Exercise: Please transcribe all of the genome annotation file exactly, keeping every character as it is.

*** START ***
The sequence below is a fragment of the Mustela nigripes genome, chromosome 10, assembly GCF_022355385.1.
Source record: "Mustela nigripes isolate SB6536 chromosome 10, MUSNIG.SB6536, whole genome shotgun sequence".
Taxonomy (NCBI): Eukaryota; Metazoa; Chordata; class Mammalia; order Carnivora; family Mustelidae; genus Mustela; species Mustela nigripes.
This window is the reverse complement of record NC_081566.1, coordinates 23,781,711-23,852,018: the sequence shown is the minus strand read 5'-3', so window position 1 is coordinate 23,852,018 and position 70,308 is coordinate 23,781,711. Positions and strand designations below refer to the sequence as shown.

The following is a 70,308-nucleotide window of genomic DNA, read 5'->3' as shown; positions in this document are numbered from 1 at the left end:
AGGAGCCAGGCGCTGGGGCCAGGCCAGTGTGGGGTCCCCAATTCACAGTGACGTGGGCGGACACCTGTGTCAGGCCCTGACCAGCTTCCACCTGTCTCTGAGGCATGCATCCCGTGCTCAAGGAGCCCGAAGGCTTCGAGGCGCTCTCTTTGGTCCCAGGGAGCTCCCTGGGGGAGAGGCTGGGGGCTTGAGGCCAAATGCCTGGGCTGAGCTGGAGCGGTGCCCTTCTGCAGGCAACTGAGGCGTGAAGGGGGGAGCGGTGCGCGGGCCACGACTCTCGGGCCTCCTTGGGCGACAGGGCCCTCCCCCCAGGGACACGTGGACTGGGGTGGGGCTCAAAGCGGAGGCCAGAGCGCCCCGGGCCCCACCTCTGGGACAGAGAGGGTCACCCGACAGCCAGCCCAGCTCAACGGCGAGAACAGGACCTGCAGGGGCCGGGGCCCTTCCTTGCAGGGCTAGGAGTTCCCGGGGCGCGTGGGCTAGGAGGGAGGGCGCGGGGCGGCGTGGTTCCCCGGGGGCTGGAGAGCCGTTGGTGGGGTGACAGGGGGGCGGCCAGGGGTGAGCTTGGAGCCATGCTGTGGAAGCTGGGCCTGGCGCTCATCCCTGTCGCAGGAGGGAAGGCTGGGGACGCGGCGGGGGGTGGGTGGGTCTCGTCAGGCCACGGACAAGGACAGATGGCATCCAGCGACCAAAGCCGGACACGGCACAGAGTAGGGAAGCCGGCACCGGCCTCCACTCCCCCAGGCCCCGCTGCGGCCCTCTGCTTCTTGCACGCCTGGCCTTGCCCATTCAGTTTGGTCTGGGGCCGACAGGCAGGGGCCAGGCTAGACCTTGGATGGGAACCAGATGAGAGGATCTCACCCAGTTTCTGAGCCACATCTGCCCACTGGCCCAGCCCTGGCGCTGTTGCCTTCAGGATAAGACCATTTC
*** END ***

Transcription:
The sequence below is a fragment of the Mustela nigripes genome, chromosome 10, assembly GCF_022355385.1.
Source record: "Mustela nigripes isolate SB6536 chromosome 10, MUSNIG.SB6536, whole genome shotgun sequence".
Taxonomy (NCBI): Eukaryota; Metazoa; Chordata; class Mammalia; order Carnivora; family Mustelidae; genus Mustela; species Mustela nigripes.
This window is the reverse complement of record NC_081566.1, coordinates 23,781,711-23,852,018: the sequence shown is the minus strand read 5'-3', so window position 1 is coordinate 23,852,018 and position 70,308 is coordinate 23,781,711. Positions and strand designations below refer to the sequence as shown.

The following is a 70,308-nucleotide window of genomic DNA, read 5'->3' as shown; positions in this document are numbered from 1 at the left end:
AGGAGCCAGGCGCTGGGGCCAGGCCAGTGTGGGGTCCCCAATTCACAGTGACGTGGGCGGACACCTGTGTCAGGCCCTGACCAGCTTCCACCTGTCTCTGAGGCATGCATCCCGTGCTCAAGGAGCCCGAAGGCTTCGAGGCGCTCTCTTTGGTCCCAGGGAGCTCCCTGGGGGAGAGGCTGGGGGCTTGAGGCCAAATGCCTGGGCTGAGCTGGAGCGGTGCCCTTCTGCAGGCAACTGAGGCGTGAAGGGGGGAGCGGTGCGCGGGCCACGACTCTCGGGCCTCCTTGGGCGACAGGGCCCTCCCCCCAGGGACACGTGGACTGGGGTGGGGCTCAAAGCGGAGGCCAGAGCGCCCCGGGCCCCACCTCTGGGACAGAGAGGGTCACCCGACAGCCAGCCCAGCTCAACGGCGAGAACAGGACCTGCAGGGGCCGGGGCCCTTCCTTGCAGGGCTAGGAGTTCCCGGGGCGCGTGGGCTAGGAGGGAGGGCGCGGGGCGGCGTGGTTCCCCGGGGGCTGGAGAGCCGTTGGTGGGGTGACAGGGGGGCGGCCAGGGGTGAGCTTGGAGCCATGCTGTGGAAGCTGGGCCTGGCGCTCATCCCTGTCGCAGGAGGGAAGGCTGGGGACGCGGCGGGGGGTGGGTGGGTCTCGTCAGGCCACGGACAAGGACAGATGGCATCCAGCGACCAAAGCCGGACACGGCACAGAGTAGGGAAGCCGGCACCGGCCTCCACTCCCCCAGGCCCCGCTGCGGCCCTCTGCTTCTTGCACGCCTGGCCTTGCCCATTCAGTTTGGTCTGGGGCCGACAGGCAGGGGCCAGGCTAGACCTTGGATGGGAACCAGATGAGAGGATCTCACCCAGTTTCTGAGCCACATCTGCCCACTGGCCCAGCCCTGGCGCTGTTGCCTTCAGGATAAGACCATTTC